For those interested, this issue of the myth of the samurai is addressed further in various places throughout the Samurai-Archives Forum, and in episodes 5, 6, 7, and 8 of the Samurai-Archives Podcast (Disclaimer: a podcast in which I am one of the discussants).

Dresner finishes his brief review of the film saying:

As I’ve told my students, family, and acquaintances many times, it’s a shame that more media creators don’t trust the original source material, the actual history, to be captivating, when it so often is much more interesting and dramatic than the fictions.

I could not agree more.

You can read the rest of Prof Dresner’s review at the History News Network.

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*As you may know, the Ainu are an indigenous people of northern Japan, mostly associated with Hokkaidô. For about five weeks this past January to February, a small group of Ainu youths (along with an interpreter and a few supporters) journeyed to Aotearoa (New Zealand) to meet with members of the Maori community, engaging in cultural exchange and building connections. The indigenous rights / indigenous cultural movement among the Ainu is relatively young, gaining strength only since the 1990s, and the group was only formally recognized by the Japanese government as an indigenous people in 2008. These exchanges with peoples such as the Maori help the Ainu connect into a larger, global indigenous peoples movement, and help them consider and develop ways to maintain or revive their traditional culture, as well as ways to move forward, into a “modern indigeneity” or an “indigenous modernity.”

I contributed a small amount, Kickstarter-style, to help the project, and received this neat mukkuri mouth organ. Can’t seem to manage to play it properly though.

Having now returned, participants in the Aotearoa Ainumosir Exchange Program will be sharing their experiences at an event in Yokohama on June 1st.

*Colleen Laird, a good friend of mine, has had an article published in Frames Cinema Journal! It is entitled “Imaging a Female Filmmaker: The Director Personas of Nishikawa Miwa and Ogigami Naoko.” Admittedly, I have yet to find time to read it, but it certainly looks fascinating. Congratulations, Colleen!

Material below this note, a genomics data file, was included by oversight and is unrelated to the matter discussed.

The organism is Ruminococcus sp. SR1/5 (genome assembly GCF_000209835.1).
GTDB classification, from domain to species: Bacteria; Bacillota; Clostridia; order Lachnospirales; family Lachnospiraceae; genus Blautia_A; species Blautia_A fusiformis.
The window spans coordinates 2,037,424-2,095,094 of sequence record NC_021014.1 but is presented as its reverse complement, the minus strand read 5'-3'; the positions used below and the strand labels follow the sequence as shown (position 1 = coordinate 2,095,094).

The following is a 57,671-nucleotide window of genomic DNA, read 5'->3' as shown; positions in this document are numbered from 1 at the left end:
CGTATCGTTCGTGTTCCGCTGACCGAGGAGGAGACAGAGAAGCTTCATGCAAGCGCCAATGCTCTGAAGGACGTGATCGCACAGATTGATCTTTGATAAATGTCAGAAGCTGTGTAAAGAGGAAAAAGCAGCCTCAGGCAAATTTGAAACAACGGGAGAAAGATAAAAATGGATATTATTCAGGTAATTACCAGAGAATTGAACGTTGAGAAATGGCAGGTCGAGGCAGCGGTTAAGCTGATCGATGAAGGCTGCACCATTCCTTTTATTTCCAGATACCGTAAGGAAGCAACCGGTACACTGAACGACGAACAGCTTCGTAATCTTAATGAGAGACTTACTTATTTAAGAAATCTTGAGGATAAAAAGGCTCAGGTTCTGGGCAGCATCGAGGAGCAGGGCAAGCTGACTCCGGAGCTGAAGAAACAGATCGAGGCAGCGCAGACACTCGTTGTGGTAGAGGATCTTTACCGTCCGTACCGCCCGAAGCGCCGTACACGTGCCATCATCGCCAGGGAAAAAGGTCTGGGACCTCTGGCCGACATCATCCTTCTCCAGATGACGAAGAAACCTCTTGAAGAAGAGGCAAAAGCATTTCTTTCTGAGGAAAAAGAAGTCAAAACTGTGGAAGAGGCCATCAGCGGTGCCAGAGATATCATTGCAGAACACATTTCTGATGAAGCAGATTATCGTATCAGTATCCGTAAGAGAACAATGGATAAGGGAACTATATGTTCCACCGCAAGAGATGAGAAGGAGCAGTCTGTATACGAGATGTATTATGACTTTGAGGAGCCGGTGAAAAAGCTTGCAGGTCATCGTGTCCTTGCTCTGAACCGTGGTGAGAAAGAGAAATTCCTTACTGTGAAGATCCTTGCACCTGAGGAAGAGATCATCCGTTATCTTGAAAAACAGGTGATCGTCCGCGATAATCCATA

*Gavan McCormack has published yet another article on the Senkaku/Diaoyutai debate, over at The Asia-Pacific Journal: Japan Focus. Interesting and important to understand the details of the history, but, of course, none of that really matters – the debate isn’t really about history so much as it is contemporary national pride and related issues.

*Meanwhile, the ruins of a Buddhist monastery at Nalanda in India, are to become the site of a new university. The monastery is claimed to have been a thriving “university” in the 5th to 12th centuries, hundreds of years before the advent of the university in Bologna, Paris, Cambridge and Oxford. I appreciate the sentiment, the desire to de-Eurocentrize world history. But, still, I’m a bit skeptical. That said, congrats to Nalanda on a bit more public exposure for this marvelously impressive site, and best of luck with the new university.

*Finally, I have finally buckled and given in and started a Tumblr, which I’ve titled “byakko zatsuga,” or “white tiger miscellaneous pictures.” I’m really kind of surprised to discover that zatsuga doesn’t seem to be a standard term in Japanese art history at all. Look through woodblock printed books of the Edo period, and you’ll find tons that are, essentially, just collections of assorted random pictures. And the books have such a wide variety of titles, including terms such as manga 漫画, gafu 画譜, gashi 画志, gaden 画伝, ehon 絵本, zasshi 雑誌, zakkô 雑考, gakyô 画境, and gashi 画史… yet I have never seen any called zatsuga.

In any case, my blog posts here tend to be pretty long, as you might have noticed; the Tumblr provides me an opportunity to share pictures with a minimum of commentary, as well as quotes, videos, or the like, and most especially, while I will be sharing images of historical artworks, or items related to serious topics such as gender theory/feminism, it also provides me a space to share things a bit too silly or frivolous for this blog.